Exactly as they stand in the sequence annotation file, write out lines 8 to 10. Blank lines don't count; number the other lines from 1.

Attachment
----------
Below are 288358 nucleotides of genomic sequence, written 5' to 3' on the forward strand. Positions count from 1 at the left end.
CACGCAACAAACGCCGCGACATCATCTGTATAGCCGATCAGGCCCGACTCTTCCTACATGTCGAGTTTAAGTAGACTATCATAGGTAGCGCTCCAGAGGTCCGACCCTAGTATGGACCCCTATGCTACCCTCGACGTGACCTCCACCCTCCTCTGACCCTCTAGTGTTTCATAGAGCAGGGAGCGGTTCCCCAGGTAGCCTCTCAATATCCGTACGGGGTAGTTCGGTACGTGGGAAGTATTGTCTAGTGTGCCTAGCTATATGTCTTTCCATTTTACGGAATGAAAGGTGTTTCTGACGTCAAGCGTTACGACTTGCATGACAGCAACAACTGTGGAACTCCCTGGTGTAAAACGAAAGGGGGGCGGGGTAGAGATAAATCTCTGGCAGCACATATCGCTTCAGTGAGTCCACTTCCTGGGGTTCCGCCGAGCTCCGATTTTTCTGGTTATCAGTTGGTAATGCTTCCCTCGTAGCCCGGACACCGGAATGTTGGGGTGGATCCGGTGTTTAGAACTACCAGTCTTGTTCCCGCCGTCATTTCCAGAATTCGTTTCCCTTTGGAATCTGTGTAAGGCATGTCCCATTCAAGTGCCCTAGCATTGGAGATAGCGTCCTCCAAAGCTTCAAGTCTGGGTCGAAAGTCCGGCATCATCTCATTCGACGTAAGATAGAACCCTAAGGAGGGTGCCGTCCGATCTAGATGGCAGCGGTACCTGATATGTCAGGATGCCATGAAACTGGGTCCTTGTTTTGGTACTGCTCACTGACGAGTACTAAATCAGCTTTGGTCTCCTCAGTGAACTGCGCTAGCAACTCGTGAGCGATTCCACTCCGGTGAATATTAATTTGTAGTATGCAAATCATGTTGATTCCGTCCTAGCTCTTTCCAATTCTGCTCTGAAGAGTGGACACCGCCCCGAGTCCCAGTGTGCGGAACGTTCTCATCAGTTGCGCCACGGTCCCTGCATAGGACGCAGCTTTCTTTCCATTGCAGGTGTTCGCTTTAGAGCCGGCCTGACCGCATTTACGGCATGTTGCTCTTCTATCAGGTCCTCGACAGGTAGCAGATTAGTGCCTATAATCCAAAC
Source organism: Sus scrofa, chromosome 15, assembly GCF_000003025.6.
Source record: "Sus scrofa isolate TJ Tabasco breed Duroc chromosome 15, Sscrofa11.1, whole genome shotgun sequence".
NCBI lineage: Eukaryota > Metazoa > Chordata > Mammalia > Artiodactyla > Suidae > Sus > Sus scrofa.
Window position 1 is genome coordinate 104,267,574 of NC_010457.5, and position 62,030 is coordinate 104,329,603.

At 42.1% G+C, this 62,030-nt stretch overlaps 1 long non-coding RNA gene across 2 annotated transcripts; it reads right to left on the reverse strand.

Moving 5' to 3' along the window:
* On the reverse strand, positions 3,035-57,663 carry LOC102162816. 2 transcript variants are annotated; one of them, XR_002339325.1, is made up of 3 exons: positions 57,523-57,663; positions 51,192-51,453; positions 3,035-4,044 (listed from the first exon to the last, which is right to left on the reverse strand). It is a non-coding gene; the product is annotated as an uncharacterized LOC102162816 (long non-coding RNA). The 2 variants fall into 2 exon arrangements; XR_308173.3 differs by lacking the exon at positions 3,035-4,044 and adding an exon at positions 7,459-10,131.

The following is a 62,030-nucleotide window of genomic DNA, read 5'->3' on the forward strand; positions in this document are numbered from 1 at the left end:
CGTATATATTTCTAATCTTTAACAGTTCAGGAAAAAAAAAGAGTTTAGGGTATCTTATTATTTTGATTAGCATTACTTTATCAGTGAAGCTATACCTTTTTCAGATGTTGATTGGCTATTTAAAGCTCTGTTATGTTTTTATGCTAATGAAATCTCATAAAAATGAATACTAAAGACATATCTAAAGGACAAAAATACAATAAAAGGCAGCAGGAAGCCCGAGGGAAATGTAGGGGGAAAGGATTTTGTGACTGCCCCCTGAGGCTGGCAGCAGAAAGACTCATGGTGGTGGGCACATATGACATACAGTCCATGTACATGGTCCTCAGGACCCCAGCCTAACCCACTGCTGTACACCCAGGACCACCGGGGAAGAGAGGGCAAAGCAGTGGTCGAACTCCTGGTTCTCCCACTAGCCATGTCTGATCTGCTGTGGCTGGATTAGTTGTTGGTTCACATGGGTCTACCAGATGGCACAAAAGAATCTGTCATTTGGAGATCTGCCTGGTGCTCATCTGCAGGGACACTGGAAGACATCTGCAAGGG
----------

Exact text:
Moving 5' to 3' along the window:
* On the reverse strand, positions 3,035-57,663 carry LOC102162816. 2 transcript variants are annotated; one of them, XR_002339325.1, is made up of 3 exons: positions 57,523-57,663; positions 51,192-51,453; positions 3,035-4,044 (listed from the first exon to the last, which is right to left on the reverse strand). It is a non-coding gene; the product is annotated as an uncharacterized LOC102162816 (long non-coding RNA). The 2 variants fall into 2 exon arrangements; XR_308173.3 differs by lacking the exon at positions 3,035-4,044 and adding an exon at positions 7,459-10,131.

The following is a 62,030-nucleotide window of genomic DNA, read 5'->3' on the forward strand; positions in this document are numbered from 1 at the left end: